Mauritania Holds Legislative Ballot Boycotted by Opposition

Mauritania will hold its first legislative and municipal elections since 2006 tomorrow that most opposition parties are boycotting because they believe the vote won’t be fair.

President Mohamed Ould Abdel Aziz’s Union for the Republic is expected to win a majority of seats because of the boycott by the Coordination of Democratic Opposition. There are 438 candidates competing for 147 seats in the national assembly, while more than 1,000 candidates are taking part in the municipal vote, the independent electoral commission said.

The opposition Rainbow party rejects the election because it says a majority of black Mauritanians don’t have voter cards. Police used tear gas to disperse protesters at the office of the electoral commission this week, according to the news website Noorinfo.com.

Abdel Aziz led a 2008 military coup that ousted President Sidi Ould Cheikh Abdallahi a year after he was voted into office in elections international observers said were fair. Donors lifted sanctions following 2009 presidential vote won by Abdel Aziz. Mauritania’s population is estimated at 3.8 million.

Desert Locusts

Africa’s second-biggest iron-ore exporter is vulnerable to political instability, according to the World Bank. More than 100,000 refugees who fled fighting in neighboring Mali are living in Mauritania, according to the United Nations Refugee Agency. Mauritania’s food supply is also at risk because of desert locusts that are grouping there, the UN’s Food & Agriculture Organization said Nov. 20.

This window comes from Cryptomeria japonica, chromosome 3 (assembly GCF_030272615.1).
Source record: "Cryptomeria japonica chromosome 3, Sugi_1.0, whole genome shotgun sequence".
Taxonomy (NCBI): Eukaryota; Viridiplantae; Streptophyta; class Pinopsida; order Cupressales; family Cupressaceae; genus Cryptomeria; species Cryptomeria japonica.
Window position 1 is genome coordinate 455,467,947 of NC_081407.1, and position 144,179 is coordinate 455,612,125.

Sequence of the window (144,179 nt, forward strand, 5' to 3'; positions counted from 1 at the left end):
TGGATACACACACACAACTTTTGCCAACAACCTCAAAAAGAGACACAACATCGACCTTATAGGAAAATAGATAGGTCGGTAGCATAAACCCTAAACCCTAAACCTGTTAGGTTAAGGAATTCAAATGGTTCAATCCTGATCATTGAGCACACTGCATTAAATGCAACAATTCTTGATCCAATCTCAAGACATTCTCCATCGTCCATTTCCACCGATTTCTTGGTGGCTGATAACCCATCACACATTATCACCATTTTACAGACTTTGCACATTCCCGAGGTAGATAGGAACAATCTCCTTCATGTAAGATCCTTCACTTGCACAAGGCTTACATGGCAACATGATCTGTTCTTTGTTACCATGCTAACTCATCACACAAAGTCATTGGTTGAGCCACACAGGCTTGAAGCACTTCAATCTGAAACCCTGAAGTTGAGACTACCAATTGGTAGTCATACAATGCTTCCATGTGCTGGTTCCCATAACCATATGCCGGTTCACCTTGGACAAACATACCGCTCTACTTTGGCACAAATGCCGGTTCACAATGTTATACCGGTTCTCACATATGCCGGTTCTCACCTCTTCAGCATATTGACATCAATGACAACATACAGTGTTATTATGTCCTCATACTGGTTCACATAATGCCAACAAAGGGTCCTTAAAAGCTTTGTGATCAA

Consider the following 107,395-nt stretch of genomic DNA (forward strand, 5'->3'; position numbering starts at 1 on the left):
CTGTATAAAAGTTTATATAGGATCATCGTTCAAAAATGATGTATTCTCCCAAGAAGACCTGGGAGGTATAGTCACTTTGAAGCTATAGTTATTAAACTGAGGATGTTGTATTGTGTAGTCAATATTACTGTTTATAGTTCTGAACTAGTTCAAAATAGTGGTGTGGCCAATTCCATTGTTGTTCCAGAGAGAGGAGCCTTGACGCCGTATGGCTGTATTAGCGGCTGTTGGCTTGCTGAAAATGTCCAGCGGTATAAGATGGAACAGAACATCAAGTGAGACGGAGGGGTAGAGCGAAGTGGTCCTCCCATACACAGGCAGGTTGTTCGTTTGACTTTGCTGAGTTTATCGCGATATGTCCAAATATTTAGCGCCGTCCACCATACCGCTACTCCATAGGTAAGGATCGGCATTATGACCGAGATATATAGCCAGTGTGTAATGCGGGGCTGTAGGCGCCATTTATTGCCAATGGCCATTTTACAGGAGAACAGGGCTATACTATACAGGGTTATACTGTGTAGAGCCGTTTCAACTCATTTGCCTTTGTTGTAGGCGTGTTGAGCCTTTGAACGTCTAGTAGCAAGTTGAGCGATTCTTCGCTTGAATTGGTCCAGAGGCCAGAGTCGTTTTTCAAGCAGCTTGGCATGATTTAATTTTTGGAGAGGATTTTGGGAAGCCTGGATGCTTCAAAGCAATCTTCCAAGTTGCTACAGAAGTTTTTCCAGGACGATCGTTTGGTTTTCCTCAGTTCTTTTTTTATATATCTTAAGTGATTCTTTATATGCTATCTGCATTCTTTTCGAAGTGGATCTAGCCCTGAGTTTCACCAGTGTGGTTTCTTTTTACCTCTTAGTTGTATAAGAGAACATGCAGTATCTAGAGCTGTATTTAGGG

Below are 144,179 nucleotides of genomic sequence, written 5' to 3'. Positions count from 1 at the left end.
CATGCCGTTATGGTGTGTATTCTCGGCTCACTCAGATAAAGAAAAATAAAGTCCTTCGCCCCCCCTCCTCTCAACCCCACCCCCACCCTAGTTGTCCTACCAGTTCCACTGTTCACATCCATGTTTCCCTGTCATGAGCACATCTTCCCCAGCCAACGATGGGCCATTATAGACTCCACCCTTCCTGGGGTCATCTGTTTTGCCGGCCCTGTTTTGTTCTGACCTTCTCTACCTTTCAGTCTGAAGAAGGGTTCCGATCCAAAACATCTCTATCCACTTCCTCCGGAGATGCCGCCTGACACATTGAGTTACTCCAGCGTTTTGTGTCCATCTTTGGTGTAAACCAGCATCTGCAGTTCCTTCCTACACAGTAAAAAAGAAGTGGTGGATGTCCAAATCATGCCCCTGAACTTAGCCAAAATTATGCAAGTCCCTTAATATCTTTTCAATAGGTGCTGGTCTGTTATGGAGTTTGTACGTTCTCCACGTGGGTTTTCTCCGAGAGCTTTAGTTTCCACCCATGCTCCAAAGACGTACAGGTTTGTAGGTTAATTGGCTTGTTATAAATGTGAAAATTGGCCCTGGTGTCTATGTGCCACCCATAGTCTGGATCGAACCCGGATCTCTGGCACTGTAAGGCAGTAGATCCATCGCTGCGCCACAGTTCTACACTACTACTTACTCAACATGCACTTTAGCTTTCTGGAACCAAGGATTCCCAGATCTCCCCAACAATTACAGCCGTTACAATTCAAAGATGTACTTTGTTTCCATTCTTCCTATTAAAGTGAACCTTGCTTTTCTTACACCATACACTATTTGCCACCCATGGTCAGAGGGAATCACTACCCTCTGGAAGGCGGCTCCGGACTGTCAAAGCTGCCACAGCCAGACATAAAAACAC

“Lingering questions about the legitimacy of past elections, domestic social tensions, and the rebellion in northern Mali all combine to create a high degree of political risk,” the World Bank said on its website.

Mauritania receives about 70 million euros ($94 million) from the European Union a year in return for fishing rights in its coastal waters that contain one of the world’s most important fish reserves.

State-owned Societe Nationale Industrielle et Miniere said last month it had discovered new iron-ore reserves estimated at 830 million tons. Tullow Oil Plc (TLW) plans to drill for offshore oil reserves in Mauritania this year, while other companies including Kosmos Energy Ltd. (KOS) are carrying out seismic surveys.

To contact the reporter on this story: Pauline Bax in Accra at pbax@bloomberg.net

To contact the editor responsible for this story: Nasreen Seria at nseria@bloomberg.net

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